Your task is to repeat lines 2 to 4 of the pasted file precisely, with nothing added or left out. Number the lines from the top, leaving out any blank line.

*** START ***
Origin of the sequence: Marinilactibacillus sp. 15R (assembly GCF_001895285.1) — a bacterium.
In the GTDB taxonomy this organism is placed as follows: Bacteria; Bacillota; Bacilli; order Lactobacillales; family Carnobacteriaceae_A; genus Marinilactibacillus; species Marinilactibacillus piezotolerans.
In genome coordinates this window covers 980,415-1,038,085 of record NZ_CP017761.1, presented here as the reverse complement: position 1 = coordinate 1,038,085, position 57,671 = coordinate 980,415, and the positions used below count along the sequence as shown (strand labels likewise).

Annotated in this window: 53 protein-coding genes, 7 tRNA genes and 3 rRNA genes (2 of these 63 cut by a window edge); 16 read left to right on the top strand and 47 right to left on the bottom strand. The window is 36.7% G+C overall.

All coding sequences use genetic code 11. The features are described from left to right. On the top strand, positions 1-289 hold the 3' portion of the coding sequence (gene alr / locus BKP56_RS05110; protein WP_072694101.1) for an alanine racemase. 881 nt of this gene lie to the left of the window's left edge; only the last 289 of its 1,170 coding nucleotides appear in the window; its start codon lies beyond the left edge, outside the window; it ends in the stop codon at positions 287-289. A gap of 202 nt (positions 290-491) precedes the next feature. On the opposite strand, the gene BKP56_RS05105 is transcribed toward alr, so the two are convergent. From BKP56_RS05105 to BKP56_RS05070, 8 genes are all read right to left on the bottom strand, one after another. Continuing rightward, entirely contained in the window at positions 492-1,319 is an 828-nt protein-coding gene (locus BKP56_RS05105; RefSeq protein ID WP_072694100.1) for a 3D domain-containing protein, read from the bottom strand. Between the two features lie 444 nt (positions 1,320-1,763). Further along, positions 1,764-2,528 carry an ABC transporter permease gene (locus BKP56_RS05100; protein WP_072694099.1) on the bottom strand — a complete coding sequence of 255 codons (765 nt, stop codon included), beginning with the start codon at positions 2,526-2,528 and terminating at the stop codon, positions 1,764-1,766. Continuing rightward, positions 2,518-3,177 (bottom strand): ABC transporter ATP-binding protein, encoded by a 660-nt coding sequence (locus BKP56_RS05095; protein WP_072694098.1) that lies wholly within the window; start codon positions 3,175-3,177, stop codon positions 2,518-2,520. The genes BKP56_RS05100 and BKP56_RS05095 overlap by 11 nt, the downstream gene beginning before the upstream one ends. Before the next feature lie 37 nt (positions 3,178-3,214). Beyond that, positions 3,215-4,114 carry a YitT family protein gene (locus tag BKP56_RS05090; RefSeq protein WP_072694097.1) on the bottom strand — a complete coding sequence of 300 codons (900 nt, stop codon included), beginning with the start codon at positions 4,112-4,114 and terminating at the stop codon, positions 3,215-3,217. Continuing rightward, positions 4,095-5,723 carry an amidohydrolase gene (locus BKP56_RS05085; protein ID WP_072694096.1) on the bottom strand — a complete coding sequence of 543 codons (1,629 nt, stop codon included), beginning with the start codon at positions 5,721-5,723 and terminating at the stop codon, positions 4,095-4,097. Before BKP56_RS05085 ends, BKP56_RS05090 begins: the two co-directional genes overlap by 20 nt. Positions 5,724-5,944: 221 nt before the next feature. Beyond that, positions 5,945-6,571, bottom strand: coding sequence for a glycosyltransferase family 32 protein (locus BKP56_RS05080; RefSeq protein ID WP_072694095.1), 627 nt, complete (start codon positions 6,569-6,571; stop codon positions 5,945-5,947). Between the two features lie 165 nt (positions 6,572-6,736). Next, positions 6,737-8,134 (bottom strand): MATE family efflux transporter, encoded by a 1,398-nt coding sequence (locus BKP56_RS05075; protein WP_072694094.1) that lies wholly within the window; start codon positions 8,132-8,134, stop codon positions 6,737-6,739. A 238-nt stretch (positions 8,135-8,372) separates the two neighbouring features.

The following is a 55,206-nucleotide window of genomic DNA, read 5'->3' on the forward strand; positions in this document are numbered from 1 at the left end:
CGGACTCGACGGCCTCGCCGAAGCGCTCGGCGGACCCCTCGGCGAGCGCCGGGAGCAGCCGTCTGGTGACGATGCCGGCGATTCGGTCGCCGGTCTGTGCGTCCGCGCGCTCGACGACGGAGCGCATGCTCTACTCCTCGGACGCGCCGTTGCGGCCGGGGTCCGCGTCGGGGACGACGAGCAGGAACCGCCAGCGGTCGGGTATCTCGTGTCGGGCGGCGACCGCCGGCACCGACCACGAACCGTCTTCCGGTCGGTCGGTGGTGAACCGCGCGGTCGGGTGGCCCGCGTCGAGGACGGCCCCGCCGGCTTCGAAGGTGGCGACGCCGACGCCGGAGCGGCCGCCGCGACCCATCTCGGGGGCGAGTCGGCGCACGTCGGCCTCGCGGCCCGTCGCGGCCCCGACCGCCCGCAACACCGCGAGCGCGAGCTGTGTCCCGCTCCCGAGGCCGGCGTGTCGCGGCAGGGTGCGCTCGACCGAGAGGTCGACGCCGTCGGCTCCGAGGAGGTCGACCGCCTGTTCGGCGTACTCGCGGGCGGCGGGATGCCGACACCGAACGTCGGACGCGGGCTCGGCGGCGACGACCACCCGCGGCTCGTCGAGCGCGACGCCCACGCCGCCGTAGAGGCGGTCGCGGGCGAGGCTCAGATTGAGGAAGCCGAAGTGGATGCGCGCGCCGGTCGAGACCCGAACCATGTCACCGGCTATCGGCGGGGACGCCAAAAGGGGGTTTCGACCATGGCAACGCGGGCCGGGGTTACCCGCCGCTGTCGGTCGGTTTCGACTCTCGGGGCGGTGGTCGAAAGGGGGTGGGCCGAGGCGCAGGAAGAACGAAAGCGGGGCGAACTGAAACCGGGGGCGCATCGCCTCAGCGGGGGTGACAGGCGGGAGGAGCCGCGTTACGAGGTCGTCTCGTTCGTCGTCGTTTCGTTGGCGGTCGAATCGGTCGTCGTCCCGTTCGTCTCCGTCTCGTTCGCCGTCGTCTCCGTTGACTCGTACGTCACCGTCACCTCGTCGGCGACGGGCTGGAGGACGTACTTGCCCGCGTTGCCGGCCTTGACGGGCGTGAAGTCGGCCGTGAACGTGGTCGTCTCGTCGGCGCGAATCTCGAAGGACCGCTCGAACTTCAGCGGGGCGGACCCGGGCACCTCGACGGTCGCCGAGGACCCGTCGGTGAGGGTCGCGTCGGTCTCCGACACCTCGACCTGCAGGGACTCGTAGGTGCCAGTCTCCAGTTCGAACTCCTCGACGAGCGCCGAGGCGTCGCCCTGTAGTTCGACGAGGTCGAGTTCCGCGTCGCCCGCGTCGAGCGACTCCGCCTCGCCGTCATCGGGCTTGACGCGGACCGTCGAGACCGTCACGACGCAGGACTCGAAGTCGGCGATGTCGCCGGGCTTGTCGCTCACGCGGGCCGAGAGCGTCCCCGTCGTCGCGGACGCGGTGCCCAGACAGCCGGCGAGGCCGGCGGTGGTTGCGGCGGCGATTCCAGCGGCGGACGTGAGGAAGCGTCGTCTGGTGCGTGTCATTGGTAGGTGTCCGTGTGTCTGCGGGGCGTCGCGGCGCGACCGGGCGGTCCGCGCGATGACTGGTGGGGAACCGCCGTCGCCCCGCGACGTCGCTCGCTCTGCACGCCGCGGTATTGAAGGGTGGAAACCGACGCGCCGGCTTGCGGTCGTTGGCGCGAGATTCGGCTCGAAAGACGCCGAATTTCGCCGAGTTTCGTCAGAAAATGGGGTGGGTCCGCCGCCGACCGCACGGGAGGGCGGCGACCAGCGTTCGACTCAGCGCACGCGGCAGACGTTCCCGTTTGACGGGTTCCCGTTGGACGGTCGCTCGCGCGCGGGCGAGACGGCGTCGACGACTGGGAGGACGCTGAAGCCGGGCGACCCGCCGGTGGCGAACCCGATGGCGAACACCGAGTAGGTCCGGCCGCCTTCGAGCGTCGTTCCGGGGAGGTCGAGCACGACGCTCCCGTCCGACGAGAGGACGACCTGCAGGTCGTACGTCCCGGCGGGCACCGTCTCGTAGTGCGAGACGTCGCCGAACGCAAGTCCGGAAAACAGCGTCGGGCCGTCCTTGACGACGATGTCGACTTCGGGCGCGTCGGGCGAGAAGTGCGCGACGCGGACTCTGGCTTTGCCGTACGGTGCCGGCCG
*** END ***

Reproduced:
In the GTDB taxonomy this organism is placed as follows: Bacteria; Bacillota; Bacilli; order Lactobacillales; family Carnobacteriaceae_A; genus Marinilactibacillus; species Marinilactibacillus piezotolerans.
In genome coordinates this window covers 980,415-1,038,085 of record NZ_CP017761.1, presented here as the reverse complement: position 1 = coordinate 1,038,085, position 57,671 = coordinate 980,415, and the positions used below count along the sequence as shown (strand labels likewise).

Annotated in this window: 53 protein-coding genes, 7 tRNA genes and 3 rRNA genes (2 of these 63 cut by a window edge); 16 read left to right on the top strand and 47 right to left on the bottom strand. The window is 36.7% G+C overall.